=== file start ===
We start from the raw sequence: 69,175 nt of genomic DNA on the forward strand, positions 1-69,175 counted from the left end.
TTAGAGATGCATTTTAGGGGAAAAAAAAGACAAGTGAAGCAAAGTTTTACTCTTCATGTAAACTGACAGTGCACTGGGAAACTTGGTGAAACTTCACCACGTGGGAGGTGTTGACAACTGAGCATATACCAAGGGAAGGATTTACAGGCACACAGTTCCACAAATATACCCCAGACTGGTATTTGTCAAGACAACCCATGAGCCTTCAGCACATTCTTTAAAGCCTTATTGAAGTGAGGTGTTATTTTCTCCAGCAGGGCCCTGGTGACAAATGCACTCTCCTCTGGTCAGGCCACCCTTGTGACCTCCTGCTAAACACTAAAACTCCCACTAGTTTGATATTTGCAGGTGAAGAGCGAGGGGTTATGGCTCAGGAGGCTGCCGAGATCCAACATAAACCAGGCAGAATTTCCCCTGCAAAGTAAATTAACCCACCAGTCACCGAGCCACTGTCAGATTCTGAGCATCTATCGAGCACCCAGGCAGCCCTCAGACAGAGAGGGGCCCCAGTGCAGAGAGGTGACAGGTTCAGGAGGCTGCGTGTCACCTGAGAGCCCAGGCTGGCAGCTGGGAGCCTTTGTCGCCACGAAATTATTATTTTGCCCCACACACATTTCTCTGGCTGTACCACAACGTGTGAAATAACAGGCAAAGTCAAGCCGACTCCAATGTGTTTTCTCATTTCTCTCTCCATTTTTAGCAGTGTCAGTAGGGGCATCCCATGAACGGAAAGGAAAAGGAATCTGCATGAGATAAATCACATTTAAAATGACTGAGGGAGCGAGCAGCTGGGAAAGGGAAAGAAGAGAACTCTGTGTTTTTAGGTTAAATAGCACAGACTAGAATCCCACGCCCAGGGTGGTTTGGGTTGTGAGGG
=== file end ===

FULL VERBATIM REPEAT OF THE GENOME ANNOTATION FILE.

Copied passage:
We start from the raw sequence: 69,175 nt of genomic DNA on the forward strand, positions 1-69,175 counted from the left end.
TTAGAGATGCATTTTAGGGGAAAAAAAAGACAAGTGAAGCAAAGTTTTACTCTTCATGTAAACTGACAGTGCACTGGGAAACTTGGTGAAACTTCACCACGTGGGAGGTGTTGACAACTGAGCATATACCAAGGGAAGGATTTACAGGCACACAGTTCCACAAATATACCCCAGACTGGTATTTGTCAAGACAACCCATGAGCCTTCAGCACATTCTTTAAAGCCTTATTGAAGTGAGGTGTTATTTTCTCCAGCAGGGCCCTGGTGACAAATGCACTCTCCTCTGGTCAGGCCACCCTTGTGACCTCCTGCTAAACACTAAAACTCCCACTAGTTTGATATTTGCAGGTGAAGAGCGAGGGGTTATGGCTCAGGAGGCTGCCGAGATCCAACATAAACCAGGCAGAATTTCCCCTGCAAAGTAAATTAACCCACCAGTCACCGAGCCACTGTCAGATTCTGAGCATCTATCGAGCACCCAGGCAGCCCTCAGACAGAGAGGGGCCCCAGTGCAGAGAGGTGACAGGTTCAGGAGGCTGCGTGTCACCTGAGAGCCCAGGCTGGCAGCTGGGAGCCTTTGTCGCCACGAAATTATTATTTTGCCCCACACACATTTCTCTGGCTGTACCACAACGTGTGAAATAACAGGCAAAGTCAAGCCGACTCCAATGTGTTTTCTCATTTCTCTCTCCATTTTTAGCAGTGTCAGTAGGGGCATCCCATGAACGGAAAGGAAAAGGAATCTGCATGAGATAAATCACATTTAAAATGACTGAGGGAGCGAGCAGCTGGGAAAGGGAAAGAAGAGAACTCTGTGTTTTTAGGTTAAATAGCACAGACTAGAATCCCACGCCCAGGGTGGTTTGGGTTGTGAGGG